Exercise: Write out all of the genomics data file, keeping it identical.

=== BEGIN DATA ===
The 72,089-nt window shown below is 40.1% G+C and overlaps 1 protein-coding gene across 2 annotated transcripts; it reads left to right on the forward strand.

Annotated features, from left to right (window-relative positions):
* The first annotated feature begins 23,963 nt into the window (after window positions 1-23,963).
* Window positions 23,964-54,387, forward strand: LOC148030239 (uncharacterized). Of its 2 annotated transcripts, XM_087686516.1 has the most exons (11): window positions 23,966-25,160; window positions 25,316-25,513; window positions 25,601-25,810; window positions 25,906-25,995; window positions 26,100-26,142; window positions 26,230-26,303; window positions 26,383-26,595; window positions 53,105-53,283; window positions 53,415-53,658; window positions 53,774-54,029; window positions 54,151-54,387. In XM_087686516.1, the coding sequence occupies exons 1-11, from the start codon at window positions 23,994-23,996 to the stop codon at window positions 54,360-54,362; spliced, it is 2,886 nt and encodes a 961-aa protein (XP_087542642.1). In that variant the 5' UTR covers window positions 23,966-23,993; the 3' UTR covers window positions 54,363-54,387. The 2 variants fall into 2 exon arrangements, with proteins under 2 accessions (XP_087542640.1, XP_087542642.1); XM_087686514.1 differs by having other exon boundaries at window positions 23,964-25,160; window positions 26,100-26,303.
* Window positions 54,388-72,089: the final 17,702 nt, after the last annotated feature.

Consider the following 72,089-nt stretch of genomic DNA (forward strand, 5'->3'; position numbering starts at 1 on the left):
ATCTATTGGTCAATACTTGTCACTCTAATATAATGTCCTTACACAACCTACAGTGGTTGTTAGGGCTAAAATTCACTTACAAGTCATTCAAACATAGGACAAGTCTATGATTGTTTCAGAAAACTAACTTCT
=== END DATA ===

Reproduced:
The 72,089-nt window shown below is 40.1% G+C and overlaps 1 protein-coding gene across 2 annotated transcripts; it reads left to right on the forward strand.

Annotated features, from left to right (window-relative positions):
* The first annotated feature begins 23,963 nt into the window (after window positions 1-23,963).
* Window positions 23,964-54,387, forward strand: LOC148030239 (uncharacterized). Of its 2 annotated transcripts, XM_087686516.1 has the most exons (11): window positions 23,966-25,160; window positions 25,316-25,513; window positions 25,601-25,810; window positions 25,906-25,995; window positions 26,100-26,142; window positions 26,230-26,303; window positions 26,383-26,595; window positions 53,105-53,283; window positions 53,415-53,658; window positions 53,774-54,029; window positions 54,151-54,387. In XM_087686516.1, the coding sequence occupies exons 1-11, from the start codon at window positions 23,994-23,996 to the stop codon at window positions 54,360-54,362; spliced, it is 2,886 nt and encodes a 961-aa protein (XP_087542642.1). In that variant the 5' UTR covers window positions 23,966-23,993; the 3' UTR covers window positions 54,363-54,387. The 2 variants fall into 2 exon arrangements, with proteins under 2 accessions (XP_087542640.1, XP_087542642.1); XM_087686514.1 differs by having other exon boundaries at window positions 23,964-25,160; window positions 26,100-26,303.
* Window positions 54,388-72,089: the final 17,702 nt, after the last annotated feature.

Consider the following 72,089-nt stretch of genomic DNA (forward strand, 5'->3'; position numbering starts at 1 on the left):
ATCTATTGGTCAATACTTGTCACTCTAATATAATGTCCTTACACAACCTACAGTGGTTGTTAGGGCTAAAATTCACTTACAAGTCATTCAAACATAGGACAAGTCTATGATTGTTTCAGAAAACTAACTTCT